The flag of Western Samoa was officially adopted on February 24, 1949. The flag is a rectangular shape with a red background and blue rectangle in the upper left corner. Inside the blue area is the Southern Cross constellation with four large white stars and one smaller white star.
The red and white have been traditional colors of Samoa since the Samoan king Malietoa Laupepa, and the Southern Cross links Samoa to other countries surrounding it in the Southern hemisphere. The Western Samoan flag, however, has experienced drastic changes over the last century. In 1900, the Samoan Islands were separated into two parts as a result of the Tripartite Convention: American Samoa (Eastern Samoa) and German Samoa (Western Samoa). Under German rule, the Samoan flag was similar to the German flag: a rectangular shape with three horizontal lines, one each in black, white, and red.
The Germany-style flag was used until August 29, 1914 when New Zealand troops seized Western Samoa from Germany. When New Zealand first seized control of Western Samoa, the flag of New Zealand was used. This flag consists of a blue background with the British Union flag in the upper left-hand corner and four stars of the Southern Cross on the right side. This flag was used until July 30, 1922. Three years later, on January 16, 1925, Western Samoan adopted a new flag consisting of a red background, the British Union flag in the upper left-hand corner, and a picture of three palm trees inside a white circle on the right-hand side.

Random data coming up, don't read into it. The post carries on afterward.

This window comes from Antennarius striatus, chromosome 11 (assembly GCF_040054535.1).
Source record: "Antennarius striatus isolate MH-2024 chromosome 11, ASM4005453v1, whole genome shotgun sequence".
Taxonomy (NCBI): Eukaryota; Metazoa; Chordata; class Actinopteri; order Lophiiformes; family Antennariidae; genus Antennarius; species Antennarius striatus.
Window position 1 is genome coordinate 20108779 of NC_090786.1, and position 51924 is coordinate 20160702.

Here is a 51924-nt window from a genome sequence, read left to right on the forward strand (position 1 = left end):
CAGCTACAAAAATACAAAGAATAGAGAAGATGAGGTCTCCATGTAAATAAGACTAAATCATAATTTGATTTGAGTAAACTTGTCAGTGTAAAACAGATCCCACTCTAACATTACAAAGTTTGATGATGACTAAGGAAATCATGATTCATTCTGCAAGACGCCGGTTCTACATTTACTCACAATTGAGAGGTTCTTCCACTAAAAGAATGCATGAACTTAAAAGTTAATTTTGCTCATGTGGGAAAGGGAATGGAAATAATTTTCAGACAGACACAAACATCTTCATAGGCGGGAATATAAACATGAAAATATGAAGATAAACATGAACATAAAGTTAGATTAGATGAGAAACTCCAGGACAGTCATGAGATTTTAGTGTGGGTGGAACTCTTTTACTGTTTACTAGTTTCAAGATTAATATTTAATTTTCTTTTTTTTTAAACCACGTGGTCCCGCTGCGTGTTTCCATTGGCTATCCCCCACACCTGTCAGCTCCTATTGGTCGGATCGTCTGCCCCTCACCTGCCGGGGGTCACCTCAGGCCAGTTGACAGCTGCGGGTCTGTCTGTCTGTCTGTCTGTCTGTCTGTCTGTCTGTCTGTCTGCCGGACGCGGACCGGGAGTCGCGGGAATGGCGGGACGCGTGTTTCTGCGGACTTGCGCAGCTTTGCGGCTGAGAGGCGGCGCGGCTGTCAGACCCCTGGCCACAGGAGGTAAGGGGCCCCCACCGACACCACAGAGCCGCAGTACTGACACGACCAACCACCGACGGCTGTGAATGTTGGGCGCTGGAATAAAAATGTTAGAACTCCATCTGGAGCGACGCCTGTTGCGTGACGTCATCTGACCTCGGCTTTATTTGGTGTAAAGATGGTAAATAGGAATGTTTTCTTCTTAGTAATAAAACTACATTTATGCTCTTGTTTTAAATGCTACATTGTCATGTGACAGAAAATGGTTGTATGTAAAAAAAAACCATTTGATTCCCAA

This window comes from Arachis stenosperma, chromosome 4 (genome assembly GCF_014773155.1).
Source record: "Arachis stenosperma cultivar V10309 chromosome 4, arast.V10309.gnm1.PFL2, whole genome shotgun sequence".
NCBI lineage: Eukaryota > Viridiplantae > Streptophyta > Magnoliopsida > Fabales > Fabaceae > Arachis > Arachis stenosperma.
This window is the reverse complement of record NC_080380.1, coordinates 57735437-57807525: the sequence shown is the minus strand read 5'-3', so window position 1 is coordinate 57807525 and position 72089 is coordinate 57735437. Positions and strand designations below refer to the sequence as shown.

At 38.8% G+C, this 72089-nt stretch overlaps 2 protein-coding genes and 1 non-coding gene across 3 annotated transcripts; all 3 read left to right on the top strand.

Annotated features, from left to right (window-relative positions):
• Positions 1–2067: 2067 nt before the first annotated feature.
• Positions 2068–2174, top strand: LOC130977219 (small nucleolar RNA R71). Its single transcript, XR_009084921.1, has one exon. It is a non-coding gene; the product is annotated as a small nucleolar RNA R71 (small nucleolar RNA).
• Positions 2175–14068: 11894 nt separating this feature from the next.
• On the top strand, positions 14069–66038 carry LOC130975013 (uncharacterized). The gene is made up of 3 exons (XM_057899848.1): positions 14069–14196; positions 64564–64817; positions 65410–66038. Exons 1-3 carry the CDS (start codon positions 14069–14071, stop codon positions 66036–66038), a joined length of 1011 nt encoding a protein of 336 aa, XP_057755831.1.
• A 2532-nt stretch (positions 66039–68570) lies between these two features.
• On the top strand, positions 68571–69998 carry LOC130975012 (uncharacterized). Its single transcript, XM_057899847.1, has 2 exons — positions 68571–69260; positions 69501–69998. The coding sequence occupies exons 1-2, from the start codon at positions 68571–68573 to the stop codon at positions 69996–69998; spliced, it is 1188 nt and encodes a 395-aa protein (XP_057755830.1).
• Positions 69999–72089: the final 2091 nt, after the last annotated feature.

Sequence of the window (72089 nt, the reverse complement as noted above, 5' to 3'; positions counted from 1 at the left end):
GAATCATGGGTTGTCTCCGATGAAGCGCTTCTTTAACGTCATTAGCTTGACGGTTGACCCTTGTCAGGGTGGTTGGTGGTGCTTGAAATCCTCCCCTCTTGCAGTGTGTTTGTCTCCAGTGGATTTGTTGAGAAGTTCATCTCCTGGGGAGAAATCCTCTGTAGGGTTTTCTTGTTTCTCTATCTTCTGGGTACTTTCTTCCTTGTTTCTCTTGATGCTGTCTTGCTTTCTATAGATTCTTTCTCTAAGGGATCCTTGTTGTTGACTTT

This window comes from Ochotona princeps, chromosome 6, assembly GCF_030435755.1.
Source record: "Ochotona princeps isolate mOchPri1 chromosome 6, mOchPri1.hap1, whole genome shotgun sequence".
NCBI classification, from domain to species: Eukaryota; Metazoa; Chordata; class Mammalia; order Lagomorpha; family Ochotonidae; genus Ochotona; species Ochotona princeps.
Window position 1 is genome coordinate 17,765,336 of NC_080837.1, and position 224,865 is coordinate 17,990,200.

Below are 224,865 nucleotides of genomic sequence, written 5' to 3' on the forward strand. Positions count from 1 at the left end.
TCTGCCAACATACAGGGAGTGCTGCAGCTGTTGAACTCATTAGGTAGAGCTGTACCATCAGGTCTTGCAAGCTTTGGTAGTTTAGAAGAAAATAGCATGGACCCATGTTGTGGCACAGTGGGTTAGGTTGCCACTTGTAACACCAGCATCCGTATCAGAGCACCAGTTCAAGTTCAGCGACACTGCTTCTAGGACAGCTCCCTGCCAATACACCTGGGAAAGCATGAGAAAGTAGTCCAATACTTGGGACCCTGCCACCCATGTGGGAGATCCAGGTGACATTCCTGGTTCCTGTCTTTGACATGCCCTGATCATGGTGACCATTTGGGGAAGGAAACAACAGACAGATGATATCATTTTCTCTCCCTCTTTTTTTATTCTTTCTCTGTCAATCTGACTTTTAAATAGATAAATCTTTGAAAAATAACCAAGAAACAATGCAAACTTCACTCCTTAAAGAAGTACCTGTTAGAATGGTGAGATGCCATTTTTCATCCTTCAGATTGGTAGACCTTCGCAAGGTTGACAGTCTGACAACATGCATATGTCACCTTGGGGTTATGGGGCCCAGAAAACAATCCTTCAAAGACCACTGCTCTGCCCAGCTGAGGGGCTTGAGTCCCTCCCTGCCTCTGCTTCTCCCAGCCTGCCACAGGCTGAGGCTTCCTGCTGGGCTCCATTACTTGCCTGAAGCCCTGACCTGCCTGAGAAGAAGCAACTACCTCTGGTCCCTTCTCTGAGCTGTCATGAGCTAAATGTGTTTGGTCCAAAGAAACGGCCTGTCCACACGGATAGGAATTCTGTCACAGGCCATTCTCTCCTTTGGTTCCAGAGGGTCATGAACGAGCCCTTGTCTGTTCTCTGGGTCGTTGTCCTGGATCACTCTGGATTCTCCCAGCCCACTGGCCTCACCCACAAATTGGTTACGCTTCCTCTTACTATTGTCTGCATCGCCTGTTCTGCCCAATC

On May 26, 1948, Western Samoa adopted a flag similar to its current flag except that the Southern Cross only contained four stars, just like the New Zealand flag’s Southern Cross. On February 24, 1949, the five-star version of the Samoan flag was adopted and Western Samoa gained independence from New Zealand in 1962.